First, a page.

We conducted an experiment: we invited BePeriod students who regularly work in front of computers to record themselves for ten minutes at their desks using their webcams. Ten minutes is long enough for a person to forget that they are being recorded, so the resulting footage becomes a candid portrait. Students’ self-portraits displayed furrowed brows, various other facial and shoulder clenching, frequent unnecessary scratching of the face, and generally being sucked into their tasks at the expense of any other awareness. Why do we get so absorbed in front of the computer?
There is a powerful urge to change what we observe. “Am I clenching my jaw? Then I should relax it.” “Am I sitting too close to the screen? Then I should pull back and sit straight.” To some extent, this is effective, because it requires a conscious effort to go against one’s physical habits. But it is also misleading. It labors under the assumption that the physical trait we observe is the cause of our identification. If we remove the cause, we might change the effect. Identification, however, is the true cause, for which awkward physical postures are only some of the physical effects. Accordingly, students reported limited success the following day with resisting the physical traits they had witnessed in their self-portraits.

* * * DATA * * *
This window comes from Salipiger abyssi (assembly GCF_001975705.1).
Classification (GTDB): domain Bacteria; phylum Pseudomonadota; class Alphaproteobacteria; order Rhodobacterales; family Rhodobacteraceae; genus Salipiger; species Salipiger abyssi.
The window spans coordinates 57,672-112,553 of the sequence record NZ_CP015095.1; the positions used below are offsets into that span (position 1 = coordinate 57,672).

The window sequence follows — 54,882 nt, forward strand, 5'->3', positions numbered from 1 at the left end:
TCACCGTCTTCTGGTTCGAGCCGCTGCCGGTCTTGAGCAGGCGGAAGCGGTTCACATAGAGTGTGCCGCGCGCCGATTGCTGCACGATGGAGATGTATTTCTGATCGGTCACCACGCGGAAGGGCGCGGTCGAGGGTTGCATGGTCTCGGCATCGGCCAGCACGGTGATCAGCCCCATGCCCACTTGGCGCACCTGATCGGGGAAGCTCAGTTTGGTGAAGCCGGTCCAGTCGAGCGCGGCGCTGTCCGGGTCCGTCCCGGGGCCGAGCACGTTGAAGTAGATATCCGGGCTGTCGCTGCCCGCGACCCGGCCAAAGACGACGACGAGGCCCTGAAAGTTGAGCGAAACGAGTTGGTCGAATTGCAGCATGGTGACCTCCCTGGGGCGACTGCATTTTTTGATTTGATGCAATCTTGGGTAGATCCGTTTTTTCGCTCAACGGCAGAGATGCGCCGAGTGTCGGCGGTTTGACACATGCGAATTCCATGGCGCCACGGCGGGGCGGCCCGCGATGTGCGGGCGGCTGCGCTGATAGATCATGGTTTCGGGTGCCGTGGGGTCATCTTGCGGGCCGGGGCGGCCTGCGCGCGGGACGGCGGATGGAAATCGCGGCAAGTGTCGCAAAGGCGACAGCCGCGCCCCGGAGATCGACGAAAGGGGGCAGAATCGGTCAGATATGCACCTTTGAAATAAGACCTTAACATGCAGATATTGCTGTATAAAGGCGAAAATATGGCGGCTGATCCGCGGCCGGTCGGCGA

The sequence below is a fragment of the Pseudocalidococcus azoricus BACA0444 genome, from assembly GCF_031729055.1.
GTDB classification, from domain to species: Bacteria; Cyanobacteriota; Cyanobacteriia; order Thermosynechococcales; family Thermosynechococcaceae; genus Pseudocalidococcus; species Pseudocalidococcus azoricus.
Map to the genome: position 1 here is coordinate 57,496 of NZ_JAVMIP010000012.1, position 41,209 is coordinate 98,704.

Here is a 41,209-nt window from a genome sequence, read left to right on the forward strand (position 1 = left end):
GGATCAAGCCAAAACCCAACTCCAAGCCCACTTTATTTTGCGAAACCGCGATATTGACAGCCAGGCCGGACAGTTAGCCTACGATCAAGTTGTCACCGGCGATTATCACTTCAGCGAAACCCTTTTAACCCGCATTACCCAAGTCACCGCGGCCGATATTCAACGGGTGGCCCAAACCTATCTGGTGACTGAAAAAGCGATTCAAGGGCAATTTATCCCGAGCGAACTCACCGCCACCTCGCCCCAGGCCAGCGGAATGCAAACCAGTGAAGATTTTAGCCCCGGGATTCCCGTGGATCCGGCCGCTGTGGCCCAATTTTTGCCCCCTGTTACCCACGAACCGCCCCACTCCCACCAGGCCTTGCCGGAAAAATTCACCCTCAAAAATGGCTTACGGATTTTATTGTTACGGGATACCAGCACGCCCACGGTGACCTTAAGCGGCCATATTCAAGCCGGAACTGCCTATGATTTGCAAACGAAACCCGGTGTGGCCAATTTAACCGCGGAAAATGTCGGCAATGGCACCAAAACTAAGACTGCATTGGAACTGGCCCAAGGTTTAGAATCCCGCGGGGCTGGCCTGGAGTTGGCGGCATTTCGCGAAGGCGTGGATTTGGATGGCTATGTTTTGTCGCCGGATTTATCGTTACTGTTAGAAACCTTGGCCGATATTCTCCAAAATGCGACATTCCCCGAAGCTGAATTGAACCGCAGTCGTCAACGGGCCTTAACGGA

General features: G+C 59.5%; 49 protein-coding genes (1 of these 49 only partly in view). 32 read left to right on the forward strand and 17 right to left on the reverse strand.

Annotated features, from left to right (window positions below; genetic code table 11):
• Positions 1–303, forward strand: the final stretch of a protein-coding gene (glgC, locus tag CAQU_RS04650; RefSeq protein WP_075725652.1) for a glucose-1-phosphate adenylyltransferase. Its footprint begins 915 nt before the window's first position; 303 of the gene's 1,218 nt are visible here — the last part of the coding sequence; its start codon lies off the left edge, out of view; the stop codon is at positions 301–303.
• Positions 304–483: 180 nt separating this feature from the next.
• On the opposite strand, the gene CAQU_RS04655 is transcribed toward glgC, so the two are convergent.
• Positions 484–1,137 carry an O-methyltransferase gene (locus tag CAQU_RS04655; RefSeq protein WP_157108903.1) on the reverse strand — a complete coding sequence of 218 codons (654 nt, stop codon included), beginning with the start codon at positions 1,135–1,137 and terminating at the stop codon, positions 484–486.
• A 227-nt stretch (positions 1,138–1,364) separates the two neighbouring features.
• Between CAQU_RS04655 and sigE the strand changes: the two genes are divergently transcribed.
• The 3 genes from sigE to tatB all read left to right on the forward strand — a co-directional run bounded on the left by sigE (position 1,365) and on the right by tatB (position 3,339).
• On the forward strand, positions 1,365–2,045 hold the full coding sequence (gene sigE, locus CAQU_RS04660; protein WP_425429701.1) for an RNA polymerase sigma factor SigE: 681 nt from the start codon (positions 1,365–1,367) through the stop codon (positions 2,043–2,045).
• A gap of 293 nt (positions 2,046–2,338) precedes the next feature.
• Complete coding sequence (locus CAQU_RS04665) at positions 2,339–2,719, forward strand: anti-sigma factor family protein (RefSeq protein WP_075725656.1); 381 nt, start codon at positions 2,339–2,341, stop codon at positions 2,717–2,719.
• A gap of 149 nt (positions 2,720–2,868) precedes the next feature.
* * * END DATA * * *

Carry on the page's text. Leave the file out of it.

Success came elsewhere and unexpectedly. The effort of seeing themselves as they really are was so powerful that it etched itself in students’ memories. Each time they realized they were in exactly the same posture they’d witnessed on the video, that realization spontaneously kindled self-consciousness. Seeing one’s sleep is the opposite of being identified, and one of its most powerful antidotes. The more we observe, the more we develop an observer separate from what we see. We turn our habits into kindling for the fire of Real ‘I’. This embodies the February Labor.
Objective self-observation is very difficult because it is a different function, the function of the master.